Best Translated Book Award Fiction Finalists

I’m shocked! This is quite a leap from the list I expected! The winner will be selected from this list on May 3.

  • The Planets, by Sergio Chejfec; Argentina; tr. from the Spanish by Heather Cleary (Open Letter Books)
  • Prehistoric Times, by Eric Chevillard; France; tr. from the French by Alyson Waters (Archipelago Books)
  • The Colonel, by Mahmoud Dowlatabadi; Iran; tr. from the Persian by Tom Patterdale (Melville House)
  • Satantango, by László Krasznahorkai; Hungary; tr. from the Hugarian by George Szirtes (New Directions)
  • Autoportrait, by Edouard Levé; France; tr. from the French by Lorin Stein (Dalkey Archive Press)
  • A Breath of Life, by Clarice Lispector; Brazil; tr. from the Portuguese by Johnny Lorenz (New Directions)
  • The Hunger Angel, by Herta Müller; Romania; tr. from the German by Philip Boehm (Metropolitan Books)
  • Maidenhair, by Mikhail Shishkin; Russia; tr. from the Russian by Marian Schwartz (Open Letter Books)
  • Transit, by Abdourahman A. Waberi; Djibouti; tr. from the French by David Ball and Nicole Ball (Indiana University Press)
  • My Father’s Book, by Urs Widmer; Switzerland; tr. from the German by Donal McLaughlin (Seagull Books)

No Dublinesque? No My Struggle? No Traveler of the Century? No Map and the Territory? Those were, I thought, certainties. But maybe that’s why they’re not there. They’re the books we’ve seen promoted all over the place. Still, I consider Dublinesque and My Struggle to be two of the most unique, strongest pieces of literature in some time. Not to cast a shadow on the finalists, several of which I have not read.

4 thoughts on “Best Translated Book Award Fiction Finalists”

  1. Tony says:

    Not quite as big a fan of the Knausgaard (as my review shows), but I’m also very surprised by the omission of ‘Dublinesque’ and ‘Traveller…’. Here’s hoping the IFFP panel make up for this oversight ;)

  2. winstonsdad says:

    No surprise here given the judges ,this is bar for the course with the BTBA I agree Dublinesque is stunning ,death in family well it is a marmite book and I feel from our shadow experiences women maybe don’t connect with and others find Grim ! well it is Norwegian but that beside the point ,I may try a few of this list I ve read two own another two and reading one by a writer on the list at the moment ,all the best stu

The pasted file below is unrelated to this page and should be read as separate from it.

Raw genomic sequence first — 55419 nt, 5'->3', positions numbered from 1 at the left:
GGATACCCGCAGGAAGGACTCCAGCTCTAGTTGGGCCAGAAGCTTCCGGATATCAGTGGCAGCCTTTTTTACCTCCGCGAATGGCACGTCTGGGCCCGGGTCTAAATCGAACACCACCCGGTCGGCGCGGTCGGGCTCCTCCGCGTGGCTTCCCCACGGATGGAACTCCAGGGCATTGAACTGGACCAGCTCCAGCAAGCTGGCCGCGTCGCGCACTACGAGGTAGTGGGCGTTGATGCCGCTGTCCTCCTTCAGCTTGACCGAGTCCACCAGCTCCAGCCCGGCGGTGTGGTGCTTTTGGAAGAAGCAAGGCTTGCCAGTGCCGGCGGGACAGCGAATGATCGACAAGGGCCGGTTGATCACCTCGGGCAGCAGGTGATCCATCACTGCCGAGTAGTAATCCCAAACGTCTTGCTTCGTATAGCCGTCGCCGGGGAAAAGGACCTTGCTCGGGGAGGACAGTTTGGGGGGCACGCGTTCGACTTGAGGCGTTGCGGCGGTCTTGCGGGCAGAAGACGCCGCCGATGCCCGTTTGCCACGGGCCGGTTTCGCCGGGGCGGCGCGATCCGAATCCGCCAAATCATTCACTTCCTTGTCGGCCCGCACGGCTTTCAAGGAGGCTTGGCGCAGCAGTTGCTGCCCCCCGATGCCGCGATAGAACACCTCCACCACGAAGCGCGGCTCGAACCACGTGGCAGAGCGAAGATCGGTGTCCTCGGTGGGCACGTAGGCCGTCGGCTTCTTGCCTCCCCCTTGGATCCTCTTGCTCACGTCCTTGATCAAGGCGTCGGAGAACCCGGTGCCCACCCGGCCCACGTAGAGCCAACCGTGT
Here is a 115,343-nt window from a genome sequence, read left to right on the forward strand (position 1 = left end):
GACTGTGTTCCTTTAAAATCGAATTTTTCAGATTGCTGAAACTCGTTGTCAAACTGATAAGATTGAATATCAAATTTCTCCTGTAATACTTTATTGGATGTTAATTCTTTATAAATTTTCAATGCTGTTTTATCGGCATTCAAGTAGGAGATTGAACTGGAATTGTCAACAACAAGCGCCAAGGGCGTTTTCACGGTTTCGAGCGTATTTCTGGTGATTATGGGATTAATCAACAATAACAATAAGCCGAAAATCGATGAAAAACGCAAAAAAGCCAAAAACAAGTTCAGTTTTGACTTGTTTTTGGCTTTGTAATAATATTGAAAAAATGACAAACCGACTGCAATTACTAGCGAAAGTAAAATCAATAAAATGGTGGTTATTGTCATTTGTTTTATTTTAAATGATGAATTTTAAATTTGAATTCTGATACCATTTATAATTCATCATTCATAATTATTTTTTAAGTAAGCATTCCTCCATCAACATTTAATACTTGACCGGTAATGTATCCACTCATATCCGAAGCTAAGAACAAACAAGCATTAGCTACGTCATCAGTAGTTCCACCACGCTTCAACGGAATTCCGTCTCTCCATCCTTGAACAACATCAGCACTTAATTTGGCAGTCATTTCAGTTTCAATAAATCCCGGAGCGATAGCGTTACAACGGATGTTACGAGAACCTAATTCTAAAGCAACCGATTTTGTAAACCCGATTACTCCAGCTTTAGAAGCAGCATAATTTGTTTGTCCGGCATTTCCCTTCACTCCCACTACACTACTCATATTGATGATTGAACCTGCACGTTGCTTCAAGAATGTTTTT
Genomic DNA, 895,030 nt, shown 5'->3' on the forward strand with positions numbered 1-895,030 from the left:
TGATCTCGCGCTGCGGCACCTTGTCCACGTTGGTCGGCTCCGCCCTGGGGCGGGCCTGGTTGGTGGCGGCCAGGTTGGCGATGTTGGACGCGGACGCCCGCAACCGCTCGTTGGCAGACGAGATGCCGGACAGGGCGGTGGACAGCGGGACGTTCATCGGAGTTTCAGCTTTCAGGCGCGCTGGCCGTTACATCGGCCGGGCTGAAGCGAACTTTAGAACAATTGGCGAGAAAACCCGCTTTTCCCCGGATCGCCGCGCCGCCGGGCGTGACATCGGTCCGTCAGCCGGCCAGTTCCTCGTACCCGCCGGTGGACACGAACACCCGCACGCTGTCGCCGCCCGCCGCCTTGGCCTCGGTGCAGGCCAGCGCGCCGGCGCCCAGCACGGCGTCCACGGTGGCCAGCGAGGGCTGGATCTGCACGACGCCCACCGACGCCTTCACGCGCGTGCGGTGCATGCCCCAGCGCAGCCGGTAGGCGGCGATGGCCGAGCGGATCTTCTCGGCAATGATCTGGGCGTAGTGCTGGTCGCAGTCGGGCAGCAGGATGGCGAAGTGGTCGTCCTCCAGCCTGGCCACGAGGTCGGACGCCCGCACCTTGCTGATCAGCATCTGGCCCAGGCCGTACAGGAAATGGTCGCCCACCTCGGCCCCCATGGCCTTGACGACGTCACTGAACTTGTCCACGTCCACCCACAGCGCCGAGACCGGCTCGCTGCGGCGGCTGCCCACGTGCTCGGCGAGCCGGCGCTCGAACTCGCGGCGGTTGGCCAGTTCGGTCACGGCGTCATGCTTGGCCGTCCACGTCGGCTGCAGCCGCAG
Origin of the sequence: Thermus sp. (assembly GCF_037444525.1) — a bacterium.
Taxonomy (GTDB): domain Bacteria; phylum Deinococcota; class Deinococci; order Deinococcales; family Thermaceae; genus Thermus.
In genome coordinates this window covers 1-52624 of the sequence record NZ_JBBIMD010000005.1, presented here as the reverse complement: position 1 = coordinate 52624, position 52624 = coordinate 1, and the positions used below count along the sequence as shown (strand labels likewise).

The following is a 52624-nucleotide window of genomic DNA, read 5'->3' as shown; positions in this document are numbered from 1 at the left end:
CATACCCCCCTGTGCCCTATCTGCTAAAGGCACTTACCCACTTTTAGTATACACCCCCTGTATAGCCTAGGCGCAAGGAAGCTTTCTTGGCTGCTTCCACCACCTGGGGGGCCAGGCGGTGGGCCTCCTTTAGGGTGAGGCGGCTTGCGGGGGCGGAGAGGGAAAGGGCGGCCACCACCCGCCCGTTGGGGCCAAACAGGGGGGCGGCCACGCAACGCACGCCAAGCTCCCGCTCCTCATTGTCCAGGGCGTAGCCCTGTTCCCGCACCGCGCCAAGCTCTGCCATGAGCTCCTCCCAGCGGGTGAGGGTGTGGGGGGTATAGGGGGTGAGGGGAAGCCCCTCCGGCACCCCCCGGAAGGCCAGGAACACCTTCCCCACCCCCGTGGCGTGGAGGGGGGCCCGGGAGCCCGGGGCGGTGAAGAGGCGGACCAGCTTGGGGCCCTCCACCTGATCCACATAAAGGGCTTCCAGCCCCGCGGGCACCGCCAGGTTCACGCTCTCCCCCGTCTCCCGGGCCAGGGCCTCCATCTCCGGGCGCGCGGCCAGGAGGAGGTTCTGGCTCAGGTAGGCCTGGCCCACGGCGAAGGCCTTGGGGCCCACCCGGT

3. fulcherkim says:

    It does seem that the BTBA judges prefer to promote the obscure, rather than simply pick the obvious choices. Which is fair enough – the idea really is to highlight translated literature that otherwise wouldn’t be read, and it avoids the opposite issue we had in UK where eg Hilary Mantel pretty much won every award. However, I must admit that, as a result, I find the IFFP shortlists a much a better guide to books to buy than the BTBA. I think omitting Traveller and My Struggle was a mistake, but while a big Vila-Matas fan I actually found Dublinesque to be weaker than some of his others eg Bartleby. I was disappointed Map & Territory didn’t make it as well albeit Houllebecq is even more marmite than Knausgaard: incidentally I was also surprised it’s eligible as I read it back in 2011 – I guess US publication must have been later than here? The Lispector book also seems more of a lifetime achievement award as only book being eligible as not a retranslation – not her strongest.

  4. Tony says:

    Well, if ‘Dublinesque’ is weaker than his others, I really need to read those ;)

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